Heather Peters, a former lawyer, wants to start a trend suing auto behemoth Honda in small-claims court. Her beef? Misleading mileage claims made for the Honda Civic Hybrid she and others have purchased.
Heather simply wanted her car to deliver the 50 miles to the gallon promised rather than the less than 30 miles per gallon that she gets with her Civic. When she realized it was not going to happen, she decided to take on Honda. But instead of joining a class action suit that promised her a settlement of $200 for her efforts, she pursued her claim in small claims court seeking the maximum recovery of $10,000. If one considers the additional cost of the vehicle at purchase and that of fuel that she will pay versus what she thought she would pay over the life span of the vehicle, that amount does not seem unreasonable.
But Heather also sees a bigger picture; a much bigger picture. Her thought is that if other Civic Hybrid owners follow-her lead, it could mean that Honda is on the hook for as much as $2 billion in damages. She estimates that Honda has in the neighborhood of 200,000 Civic Hybrids on the road and at a potential recovery of up to $10,000 per vehicle, damages could add up fast.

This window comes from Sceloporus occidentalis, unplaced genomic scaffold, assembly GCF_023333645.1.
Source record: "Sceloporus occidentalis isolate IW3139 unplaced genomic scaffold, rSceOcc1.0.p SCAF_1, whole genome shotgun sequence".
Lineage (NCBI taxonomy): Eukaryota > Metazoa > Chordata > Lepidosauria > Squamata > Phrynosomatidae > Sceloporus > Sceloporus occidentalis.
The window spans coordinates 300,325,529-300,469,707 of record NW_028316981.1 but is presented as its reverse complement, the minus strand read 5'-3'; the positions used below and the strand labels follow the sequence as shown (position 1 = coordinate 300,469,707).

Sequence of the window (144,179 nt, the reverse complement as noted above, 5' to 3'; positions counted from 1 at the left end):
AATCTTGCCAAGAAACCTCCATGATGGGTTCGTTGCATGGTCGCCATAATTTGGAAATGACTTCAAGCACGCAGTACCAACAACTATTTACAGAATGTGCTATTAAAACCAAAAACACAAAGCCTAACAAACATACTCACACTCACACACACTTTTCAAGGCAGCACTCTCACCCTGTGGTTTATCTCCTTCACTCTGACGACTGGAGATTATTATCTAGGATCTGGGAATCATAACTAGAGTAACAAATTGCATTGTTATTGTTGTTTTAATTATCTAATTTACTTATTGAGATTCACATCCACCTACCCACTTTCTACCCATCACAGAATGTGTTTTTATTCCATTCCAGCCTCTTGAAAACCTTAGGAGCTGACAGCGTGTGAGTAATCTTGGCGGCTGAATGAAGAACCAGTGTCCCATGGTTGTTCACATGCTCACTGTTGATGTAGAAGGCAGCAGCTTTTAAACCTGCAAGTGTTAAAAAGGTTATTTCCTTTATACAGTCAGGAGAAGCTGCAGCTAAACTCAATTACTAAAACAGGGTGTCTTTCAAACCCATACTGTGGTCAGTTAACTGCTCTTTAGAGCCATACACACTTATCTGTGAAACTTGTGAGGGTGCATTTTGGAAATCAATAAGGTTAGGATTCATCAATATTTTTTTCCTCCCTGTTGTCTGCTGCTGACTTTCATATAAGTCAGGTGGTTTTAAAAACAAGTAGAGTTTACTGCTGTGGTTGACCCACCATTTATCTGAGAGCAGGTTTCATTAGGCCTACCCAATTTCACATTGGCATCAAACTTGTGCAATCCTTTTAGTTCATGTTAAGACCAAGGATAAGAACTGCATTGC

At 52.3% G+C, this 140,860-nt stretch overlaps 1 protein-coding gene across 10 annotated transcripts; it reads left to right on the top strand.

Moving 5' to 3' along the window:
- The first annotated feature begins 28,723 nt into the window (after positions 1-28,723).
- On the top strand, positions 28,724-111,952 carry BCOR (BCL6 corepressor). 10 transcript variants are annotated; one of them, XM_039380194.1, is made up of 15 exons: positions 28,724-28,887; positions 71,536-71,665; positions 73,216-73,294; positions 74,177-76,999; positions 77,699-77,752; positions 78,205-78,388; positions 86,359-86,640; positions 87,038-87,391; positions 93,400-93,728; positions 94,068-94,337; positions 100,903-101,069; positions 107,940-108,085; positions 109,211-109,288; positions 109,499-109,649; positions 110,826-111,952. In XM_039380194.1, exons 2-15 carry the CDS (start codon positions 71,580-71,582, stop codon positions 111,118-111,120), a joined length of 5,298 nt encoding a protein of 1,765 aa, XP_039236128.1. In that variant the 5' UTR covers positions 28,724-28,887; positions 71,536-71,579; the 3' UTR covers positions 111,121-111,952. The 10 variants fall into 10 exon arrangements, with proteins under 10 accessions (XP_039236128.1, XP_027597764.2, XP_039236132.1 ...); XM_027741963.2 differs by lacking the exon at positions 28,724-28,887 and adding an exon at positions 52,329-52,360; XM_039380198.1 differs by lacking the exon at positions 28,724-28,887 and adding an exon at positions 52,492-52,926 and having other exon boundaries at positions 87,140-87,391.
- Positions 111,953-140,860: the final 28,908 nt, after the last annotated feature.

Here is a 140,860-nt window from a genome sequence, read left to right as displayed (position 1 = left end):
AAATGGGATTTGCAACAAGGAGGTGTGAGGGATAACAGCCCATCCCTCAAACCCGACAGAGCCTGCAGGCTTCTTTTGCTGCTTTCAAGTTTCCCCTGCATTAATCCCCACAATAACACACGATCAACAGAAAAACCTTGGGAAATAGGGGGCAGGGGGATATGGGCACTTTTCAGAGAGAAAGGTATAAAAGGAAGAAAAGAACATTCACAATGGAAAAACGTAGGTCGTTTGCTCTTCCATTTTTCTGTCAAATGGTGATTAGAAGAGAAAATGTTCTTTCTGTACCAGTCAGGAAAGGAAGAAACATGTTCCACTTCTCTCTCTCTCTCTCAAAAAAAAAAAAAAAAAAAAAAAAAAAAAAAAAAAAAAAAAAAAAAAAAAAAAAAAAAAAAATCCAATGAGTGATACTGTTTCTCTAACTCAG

Heather filed her case in California which forbids litigants from having lawyers argue their case. That means that California claimants will not have to pay attorney fees and that Honda will have to send non-lawyer representatives to defend the cases. Recovery limits and representation limits vary from state to state, so make sure to do your research before making any decisions if you find yourself in Heather's situation. If you want to follow Heather's case or tap into resources she has located for assistance, check out her website at don'tsettlewithhonda.org.
Bret Hanna of Wrona DuBois in Utah, focuses exclusively on litigating plaintiffs’ medical malpractice and catastrophic personal injury cases. He has represented clients in state and federal courts, in mediations, and in administrative proceedings in Michigan and Utah since 1991.